Tuesday, November 06, 2007

Maybe The Fun Is Gone From Science Fiction

Sam Riddleburger and I have been having a private exchange regarding The Wonderful Flight to the Mushroom Planet. Sam wrote me to say he recalled liking the book when he was a kid. He also said,

"I just wanted to point out that the great Stanislaw Lem, who wrote an extremely detailed "realistic" account of space travel in "Fiasco," frequently used the "jump out of a rocket and meet an alien" technique for other books. And they're a lot more fun than Fiasco." (Links added by me.)

Sam's mention of fun got me thinking. Last year while I was on the Cybils scifi/fantasy panel, we didn't get a lot of science fiction books. Maybe only one. I've also read that true science fiction isn't very popular with kids these days. Maybe now that we are so science literate (I'm sure scientists would say we're not) that even young children have some basic knowledge of the reality of conditions in space, computers, gene therapy, artificial intelligence, and God knows what all, science fiction no longer has enough fun to attract young readers.

Or certainly it can't have much magic when it's loaded down with reality. Now, I know a lot of science fiction readers like and want reality. But I'm guessing most of those readers are over the age ten. It may be a lot harder for today's eight-year-olds to imagine themselves loaded for bear with space travel equipment than it was for eight-year-olds of old to imagine themselves dropping down onto the moon with nothing more than a couple of sandwiches to hold them over until tea.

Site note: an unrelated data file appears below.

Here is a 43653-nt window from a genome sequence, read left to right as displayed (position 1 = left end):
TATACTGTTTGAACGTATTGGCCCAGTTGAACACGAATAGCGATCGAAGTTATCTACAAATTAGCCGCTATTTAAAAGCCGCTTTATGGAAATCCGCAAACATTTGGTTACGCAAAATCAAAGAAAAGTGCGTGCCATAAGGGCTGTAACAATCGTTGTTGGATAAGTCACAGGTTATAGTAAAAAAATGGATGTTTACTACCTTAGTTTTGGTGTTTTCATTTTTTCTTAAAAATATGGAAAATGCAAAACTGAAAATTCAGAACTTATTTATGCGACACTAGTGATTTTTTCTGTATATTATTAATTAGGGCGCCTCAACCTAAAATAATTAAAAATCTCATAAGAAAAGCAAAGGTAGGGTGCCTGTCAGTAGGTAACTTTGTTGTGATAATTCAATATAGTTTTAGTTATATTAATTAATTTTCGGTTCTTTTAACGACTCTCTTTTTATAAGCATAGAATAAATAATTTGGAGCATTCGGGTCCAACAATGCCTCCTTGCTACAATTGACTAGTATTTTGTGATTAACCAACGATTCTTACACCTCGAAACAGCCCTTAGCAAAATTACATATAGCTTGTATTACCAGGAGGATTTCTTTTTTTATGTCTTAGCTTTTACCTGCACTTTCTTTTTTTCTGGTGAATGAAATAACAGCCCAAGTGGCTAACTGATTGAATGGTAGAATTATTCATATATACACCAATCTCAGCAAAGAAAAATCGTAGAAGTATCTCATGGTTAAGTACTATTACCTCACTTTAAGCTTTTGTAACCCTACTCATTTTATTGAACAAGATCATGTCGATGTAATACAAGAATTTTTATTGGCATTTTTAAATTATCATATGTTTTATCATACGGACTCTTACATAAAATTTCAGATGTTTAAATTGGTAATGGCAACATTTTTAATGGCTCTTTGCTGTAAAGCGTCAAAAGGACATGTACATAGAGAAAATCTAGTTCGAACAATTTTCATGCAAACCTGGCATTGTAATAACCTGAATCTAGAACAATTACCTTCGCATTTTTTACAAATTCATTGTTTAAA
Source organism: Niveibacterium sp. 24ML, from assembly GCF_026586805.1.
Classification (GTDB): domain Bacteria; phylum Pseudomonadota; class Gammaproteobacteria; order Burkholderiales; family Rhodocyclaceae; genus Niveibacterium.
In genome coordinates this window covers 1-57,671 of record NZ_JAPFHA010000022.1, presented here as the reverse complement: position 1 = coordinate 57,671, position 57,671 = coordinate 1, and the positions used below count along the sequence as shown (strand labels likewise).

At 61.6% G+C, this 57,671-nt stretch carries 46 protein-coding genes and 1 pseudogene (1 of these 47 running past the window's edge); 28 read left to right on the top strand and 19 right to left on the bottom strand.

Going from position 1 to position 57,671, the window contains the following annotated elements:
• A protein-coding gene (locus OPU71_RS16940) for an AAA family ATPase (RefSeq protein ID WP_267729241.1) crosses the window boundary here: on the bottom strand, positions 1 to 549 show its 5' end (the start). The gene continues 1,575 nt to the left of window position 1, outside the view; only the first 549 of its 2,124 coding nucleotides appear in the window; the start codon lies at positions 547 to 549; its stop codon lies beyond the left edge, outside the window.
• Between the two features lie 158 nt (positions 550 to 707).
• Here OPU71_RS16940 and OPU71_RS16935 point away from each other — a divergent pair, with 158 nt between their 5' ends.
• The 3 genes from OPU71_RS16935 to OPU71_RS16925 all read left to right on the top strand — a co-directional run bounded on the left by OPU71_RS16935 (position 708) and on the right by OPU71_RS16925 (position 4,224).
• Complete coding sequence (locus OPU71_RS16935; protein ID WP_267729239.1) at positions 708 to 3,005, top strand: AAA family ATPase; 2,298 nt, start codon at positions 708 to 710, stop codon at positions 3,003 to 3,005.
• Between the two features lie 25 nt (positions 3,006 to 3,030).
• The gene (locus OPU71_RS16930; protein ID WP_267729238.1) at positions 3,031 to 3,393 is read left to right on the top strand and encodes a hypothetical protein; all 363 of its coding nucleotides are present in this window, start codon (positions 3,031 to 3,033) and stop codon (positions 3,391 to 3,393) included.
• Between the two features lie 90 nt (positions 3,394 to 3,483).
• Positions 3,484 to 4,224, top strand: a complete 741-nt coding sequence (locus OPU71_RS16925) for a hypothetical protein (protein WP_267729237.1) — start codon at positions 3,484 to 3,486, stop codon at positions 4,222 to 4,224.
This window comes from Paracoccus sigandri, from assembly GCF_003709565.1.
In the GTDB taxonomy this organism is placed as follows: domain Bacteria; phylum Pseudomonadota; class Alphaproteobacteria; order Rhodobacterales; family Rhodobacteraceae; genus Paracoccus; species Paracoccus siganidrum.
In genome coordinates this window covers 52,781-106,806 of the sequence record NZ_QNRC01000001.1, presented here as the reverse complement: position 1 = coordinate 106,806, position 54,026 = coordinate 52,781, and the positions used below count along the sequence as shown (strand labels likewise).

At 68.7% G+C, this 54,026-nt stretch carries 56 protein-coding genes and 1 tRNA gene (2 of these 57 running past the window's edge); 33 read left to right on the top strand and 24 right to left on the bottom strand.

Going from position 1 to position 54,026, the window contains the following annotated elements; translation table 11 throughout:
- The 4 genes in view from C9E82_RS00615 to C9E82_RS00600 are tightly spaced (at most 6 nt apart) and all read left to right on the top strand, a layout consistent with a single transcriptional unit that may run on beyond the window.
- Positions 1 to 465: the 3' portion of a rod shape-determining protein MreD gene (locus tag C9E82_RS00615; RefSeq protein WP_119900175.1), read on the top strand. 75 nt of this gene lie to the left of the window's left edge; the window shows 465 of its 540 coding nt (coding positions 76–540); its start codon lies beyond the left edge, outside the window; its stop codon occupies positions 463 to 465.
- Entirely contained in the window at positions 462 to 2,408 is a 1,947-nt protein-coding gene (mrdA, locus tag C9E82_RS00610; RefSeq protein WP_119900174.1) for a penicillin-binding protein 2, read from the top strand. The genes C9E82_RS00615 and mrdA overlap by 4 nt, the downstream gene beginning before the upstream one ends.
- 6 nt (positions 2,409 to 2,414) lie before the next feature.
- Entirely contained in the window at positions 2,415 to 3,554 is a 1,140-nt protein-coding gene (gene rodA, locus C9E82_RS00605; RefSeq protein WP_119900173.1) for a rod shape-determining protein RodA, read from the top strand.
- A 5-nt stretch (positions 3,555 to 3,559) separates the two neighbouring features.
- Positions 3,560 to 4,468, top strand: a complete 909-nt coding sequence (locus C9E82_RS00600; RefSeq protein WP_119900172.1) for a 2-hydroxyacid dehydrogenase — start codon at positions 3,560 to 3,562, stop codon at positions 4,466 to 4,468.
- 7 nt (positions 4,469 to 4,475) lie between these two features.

I'm not saying that that is the case. I'm just raising it as a possibility.

By the way, Stanislaw Lem also wrote Solaris, which, when I saw it as a movie, I did not understand at all. Perhaps I'll try again now.

6 comments:

samriddleburger said...

Uh-oh, if I've talked you into reading Solaris, you may think I'm all wet about "fun" sci-fi.

For great sci-fi fun, read Lem's Cyberiad.

Very silly stories about bickering robots that are packed with satire, vision and more silliness.

Kidlitters would especially love the chapter about a poetry-writing computer.

gail said...

No, no, no! I meant I might try watching the movie again. You're giving me way too much credit if you thought I'd try to read the book.

Becky Levine said...

I read the Mushroom book to my son when he was younger, and he liked it. I don't know that he'd read it himself now, because it's got that slower pacing of the (our!) old days! But as a read-aloud, it was a big hit.

I think, what he may have liked most, was the adventure of two boys who could just take off (oops-pun!) by themselves and do whatever they wanted, without parent supervision.

gail said...

That probably happens more often in older books in which moms thought nothing of the kids doing something outside by themselves for hours. Particularly if the books are set in small towns where you actually could walk somewhere, which is hard to do in the suburbs.

Katie said...

I think there's a lot more demand for science fiction among kids than supply. I work in a book store and we get requests for it daily, but rarely have much to offer. It's sad, really. Since this is an industry where the publishers pay more attention to what they think will sell than what is actually practically in demand (I know of only one publisher that uses focus groups for anything), there are often strange gaps like this one. There are difficulties with trying to publish to demand because of the limitations of what is submitted and the quality of that, but I think you see where I'm going here. Hopefully there will be a resurgence in science fiction sometime soon.

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